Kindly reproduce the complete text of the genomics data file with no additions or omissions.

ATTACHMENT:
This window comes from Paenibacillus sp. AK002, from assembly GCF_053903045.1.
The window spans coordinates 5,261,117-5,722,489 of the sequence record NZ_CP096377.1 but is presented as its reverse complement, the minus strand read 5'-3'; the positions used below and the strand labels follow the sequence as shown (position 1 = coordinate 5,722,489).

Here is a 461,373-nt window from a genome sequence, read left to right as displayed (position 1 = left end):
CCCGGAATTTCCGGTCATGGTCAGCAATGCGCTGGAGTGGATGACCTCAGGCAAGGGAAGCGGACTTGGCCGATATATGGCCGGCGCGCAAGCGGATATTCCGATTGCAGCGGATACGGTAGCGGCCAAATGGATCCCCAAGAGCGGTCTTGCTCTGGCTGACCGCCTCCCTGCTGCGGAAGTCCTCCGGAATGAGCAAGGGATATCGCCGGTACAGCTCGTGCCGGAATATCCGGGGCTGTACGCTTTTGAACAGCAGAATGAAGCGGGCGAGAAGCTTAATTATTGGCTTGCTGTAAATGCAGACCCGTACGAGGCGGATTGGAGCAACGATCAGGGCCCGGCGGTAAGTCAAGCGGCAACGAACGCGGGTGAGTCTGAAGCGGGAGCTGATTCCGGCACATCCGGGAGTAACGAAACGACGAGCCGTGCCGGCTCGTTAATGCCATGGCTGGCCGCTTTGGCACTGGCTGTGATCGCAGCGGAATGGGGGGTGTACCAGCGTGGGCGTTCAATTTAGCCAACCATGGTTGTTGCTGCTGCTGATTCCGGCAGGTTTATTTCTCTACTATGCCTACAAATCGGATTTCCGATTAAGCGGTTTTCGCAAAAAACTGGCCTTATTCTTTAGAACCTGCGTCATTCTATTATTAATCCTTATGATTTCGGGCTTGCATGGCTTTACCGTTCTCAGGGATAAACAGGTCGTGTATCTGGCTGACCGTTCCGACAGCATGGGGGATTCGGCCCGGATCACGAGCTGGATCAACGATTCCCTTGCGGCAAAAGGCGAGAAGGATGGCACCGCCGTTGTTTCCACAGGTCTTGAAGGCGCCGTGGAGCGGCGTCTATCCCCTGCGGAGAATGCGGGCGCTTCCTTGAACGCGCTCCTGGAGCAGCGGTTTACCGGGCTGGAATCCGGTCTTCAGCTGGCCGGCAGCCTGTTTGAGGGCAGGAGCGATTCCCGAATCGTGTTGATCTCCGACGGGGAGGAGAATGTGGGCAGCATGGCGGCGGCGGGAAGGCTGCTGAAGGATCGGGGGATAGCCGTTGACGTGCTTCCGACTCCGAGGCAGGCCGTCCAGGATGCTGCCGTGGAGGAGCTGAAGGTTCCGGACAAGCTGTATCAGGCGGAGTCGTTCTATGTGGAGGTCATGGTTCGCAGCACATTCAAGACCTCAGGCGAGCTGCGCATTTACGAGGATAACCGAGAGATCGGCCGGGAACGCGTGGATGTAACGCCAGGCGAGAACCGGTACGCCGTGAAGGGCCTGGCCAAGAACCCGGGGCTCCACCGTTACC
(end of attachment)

This window comes from Paenibacillus sp. AK002, from assembly GCF_053903045.1.
The window spans coordinates 5,261,117-5,722,489 of the sequence record NZ_CP096377.1 but is presented as its reverse complement, the minus strand read 5'-3'; the positions used below and the strand labels follow the sequence as shown (position 1 = coordinate 5,722,489).

Here is a 461,373-nt window from a genome sequence, read left to right as displayed (position 1 = left end):
CCCGGAATTTCCGGTCATGGTCAGCAATGCGCTGGAGTGGATGACCTCAGGCAAGGGAAGCGGACTTGGCCGATATATGGCCGGCGCGCAAGCGGATATTCCGATTGCAGCGGATACGGTAGCGGCCAAATGGATCCCCAAGAGCGGTCTTGCTCTGGCTGACCGCCTCCCTGCTGCGGAAGTCCTCCGGAATGAGCAAGGGATATCGCCGGTACAGCTCGTGCCGGAATATCCGGGGCTGTACGCTTTTGAACAGCAGAATGAAGCGGGCGAGAAGCTTAATTATTGGCTTGCTGTAAATGCAGACCCGTACGAGGCGGATTGGAGCAACGATCAGGGCCCGGCGGTAAGTCAAGCGGCAACGAACGCGGGTGAGTCTGAAGCGGGAGCTGATTCCGGCACATCCGGGAGTAACGAAACGACGAGCCGTGCCGGCTCGTTAATGCCATGGCTGGCCGCTTTGGCACTGGCTGTGATCGCAGCGGAATGGGGGGTGTACCAGCGTGGGCGTTCAATTTAGCCAACCATGGTTGTTGCTGCTGCTGATTCCGGCAGGTTTATTTCTCTACTATGCCTACAAATCGGATTTCCGATTAAGCGGTTTTCGCAAAAAACTGGCCTTATTCTTTAGAACCTGCGTCATTCTATTATTAATCCTTATGATTTCGGGCTTGCATGGCTTTACCGTTCTCAGGGATAAACAGGTCGTGTATCTGGCTGACCGTTCCGACAGCATGGGGGATTCGGCCCGGATCACGAGCTGGATCAACGATTCCCTTGCGGCAAAAGGCGAGAAGGATGGCACCGCCGTTGTTTCCACAGGTCTTGAAGGCGCCGTGGAGCGGCGTCTATCCCCTGCGGAGAATGCGGGCGCTTCCTTGAACGCGCTCCTGGAGCAGCGGTTTACCGGGCTGGAATCCGGTCTTCAGCTGGCCGGCAGCCTGTTTGAGGGCAGGAGCGATTCCCGAATCGTGTTGATCTCCGACGGGGAGGAGAATGTGGGCAGCATGGCGGCGGCGGGAAGGCTGCTGAAGGATCGGGGGATAGCCGTTGACGTGCTTCCGACTCCGAGGCAGGCCGTCCAGGATGCTGCCGTGGAGGAGCTGAAGGTTCCGGACAAGCTGTATCAGGCGGAGTCGTTCTATGTGGAGGTCATGGTTCGCAGCACATTCAAGACCTCAGGCGAGCTGCGCATTTACGAGGATAACCGAGAGATCGGCCGGGAACGCGTGGATGTAACGCCAGGCGAGAACCGGTACGCCGTGAAGGGCCTGGCCAAGAACCCGGGGCTCCACCGTTACC